The financial year extends from 1 July to 30 June. Estimates are prepared in the autumn by the Ministry of the Budget and examined by the Riksdag early the following year. The budget contains two sections: an operating budget and a capital budget, the latter generally representing investments in state enterprises. The policy of running a surplus on the budget in boom years and a deficit in depression was used in the period between the two world wars and has been continued as a way of combating inflation. From 1982 to 1989, the budget balance improved from a deficit equivalent to about 13% of GDP to a surplus of nearly 2% of GDP. In 1990, however, a deficit reappeared that was equivalent to 1.2% of GDP. In 1991 and 1992, the budget deficits widened to 4.3% and 9.6% of GDP, respectively. The deficit increased to 12.3% of GDP in 1993, before beginning a sharp decline due to austerity measures, put in place by the Social Democrats; although smaller, deficits remained the norm through the late 1990s. A surplus of 8% of GDP was projected for 2001.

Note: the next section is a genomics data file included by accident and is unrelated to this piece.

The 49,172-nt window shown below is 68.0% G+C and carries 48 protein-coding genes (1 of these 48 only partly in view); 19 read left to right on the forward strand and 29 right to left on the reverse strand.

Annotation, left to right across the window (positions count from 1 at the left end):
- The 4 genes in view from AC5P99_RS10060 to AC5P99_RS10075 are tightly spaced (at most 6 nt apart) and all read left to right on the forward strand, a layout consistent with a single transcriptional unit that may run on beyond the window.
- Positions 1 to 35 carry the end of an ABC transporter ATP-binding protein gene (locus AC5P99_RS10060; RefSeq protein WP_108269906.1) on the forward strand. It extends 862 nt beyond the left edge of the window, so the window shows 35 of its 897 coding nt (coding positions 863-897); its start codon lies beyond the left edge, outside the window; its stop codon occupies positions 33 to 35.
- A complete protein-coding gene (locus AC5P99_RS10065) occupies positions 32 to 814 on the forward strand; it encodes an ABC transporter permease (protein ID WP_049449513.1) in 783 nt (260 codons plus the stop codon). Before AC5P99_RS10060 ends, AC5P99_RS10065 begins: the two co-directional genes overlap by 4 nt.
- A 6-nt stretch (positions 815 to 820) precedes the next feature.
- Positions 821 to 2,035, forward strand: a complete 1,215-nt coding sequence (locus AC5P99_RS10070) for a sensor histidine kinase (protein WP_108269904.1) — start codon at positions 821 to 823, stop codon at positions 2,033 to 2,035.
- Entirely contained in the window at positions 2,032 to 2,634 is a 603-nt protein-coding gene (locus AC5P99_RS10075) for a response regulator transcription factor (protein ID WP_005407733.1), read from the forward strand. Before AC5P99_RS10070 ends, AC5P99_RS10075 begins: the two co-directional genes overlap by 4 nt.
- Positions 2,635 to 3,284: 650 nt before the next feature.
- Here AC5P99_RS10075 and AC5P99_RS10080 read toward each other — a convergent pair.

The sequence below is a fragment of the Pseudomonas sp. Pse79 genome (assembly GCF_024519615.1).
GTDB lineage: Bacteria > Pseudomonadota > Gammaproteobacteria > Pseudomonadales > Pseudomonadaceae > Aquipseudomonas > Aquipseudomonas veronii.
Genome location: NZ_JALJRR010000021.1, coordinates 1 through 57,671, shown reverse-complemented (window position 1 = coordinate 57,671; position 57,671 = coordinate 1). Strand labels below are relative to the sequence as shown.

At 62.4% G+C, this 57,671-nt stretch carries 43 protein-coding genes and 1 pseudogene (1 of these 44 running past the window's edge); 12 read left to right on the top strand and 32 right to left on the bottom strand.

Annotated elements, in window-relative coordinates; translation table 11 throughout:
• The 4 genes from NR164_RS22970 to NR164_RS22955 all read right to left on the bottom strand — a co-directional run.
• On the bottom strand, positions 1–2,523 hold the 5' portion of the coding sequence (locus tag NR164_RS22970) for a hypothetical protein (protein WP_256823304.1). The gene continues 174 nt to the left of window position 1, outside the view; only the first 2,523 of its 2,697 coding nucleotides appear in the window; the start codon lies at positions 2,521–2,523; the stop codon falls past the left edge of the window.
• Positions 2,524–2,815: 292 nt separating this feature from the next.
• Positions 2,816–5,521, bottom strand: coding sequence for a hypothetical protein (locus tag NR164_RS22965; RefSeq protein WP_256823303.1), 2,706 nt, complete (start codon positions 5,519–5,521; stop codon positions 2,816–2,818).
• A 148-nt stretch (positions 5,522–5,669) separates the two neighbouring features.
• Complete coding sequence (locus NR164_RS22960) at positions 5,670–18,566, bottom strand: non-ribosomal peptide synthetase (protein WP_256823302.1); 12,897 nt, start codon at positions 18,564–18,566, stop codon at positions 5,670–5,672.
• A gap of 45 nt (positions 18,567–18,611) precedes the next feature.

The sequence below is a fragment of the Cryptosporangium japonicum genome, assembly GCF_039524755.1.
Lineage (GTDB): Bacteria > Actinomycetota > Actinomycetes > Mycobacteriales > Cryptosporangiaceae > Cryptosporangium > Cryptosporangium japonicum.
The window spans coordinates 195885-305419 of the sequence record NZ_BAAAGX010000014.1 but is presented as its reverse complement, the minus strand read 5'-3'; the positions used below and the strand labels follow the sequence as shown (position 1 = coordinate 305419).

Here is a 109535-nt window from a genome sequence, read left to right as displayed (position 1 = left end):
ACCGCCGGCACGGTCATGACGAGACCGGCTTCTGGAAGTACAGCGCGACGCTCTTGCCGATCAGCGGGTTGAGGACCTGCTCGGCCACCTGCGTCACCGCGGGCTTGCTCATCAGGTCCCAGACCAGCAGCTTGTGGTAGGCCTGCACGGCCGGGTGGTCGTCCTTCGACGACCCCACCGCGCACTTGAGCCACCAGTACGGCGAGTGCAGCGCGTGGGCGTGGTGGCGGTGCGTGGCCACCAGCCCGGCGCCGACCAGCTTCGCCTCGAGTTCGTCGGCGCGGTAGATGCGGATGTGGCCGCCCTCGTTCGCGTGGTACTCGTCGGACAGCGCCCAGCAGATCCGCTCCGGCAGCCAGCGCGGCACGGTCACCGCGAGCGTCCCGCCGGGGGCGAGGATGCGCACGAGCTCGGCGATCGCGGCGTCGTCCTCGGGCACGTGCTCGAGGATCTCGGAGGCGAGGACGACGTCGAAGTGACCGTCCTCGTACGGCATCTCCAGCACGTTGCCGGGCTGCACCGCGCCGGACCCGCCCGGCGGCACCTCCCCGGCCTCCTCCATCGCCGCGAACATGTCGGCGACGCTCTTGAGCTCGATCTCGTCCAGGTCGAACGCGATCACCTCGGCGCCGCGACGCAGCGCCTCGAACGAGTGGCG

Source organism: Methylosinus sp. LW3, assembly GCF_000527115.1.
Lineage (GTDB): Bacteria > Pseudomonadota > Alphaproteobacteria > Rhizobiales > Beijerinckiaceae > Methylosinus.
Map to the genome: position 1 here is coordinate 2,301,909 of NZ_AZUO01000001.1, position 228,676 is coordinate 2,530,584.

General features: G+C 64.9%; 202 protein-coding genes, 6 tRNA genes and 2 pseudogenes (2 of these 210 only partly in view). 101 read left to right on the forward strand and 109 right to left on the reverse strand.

The US Central Intelligence Agency (CIA) estimates that in 2001 Sweden's central government took in revenues of approximately $119 billion and had expenditures of $110 billion. Overall, the government registered a surplus of approximately $9 billion. External debt totaled $66.5 billion.
The following table shows an itemized breakdown of government revenues and expenditures. The percentages were calculated from data reported by the International Monetary Fund. The dollar amounts (millions) are based on the CIA estimates provided above.
|REVENUE AND GRANTS||100.0%||119,001|
|General public services||6.2%||6,854|
|Public order and safety||2.7%||3,001|
|Housing and community amenities||1.7%||1,867|
|Recreation, cultural, and religious affairs||0.7%||799|
|Economic affairs and services||9.6%||10,585|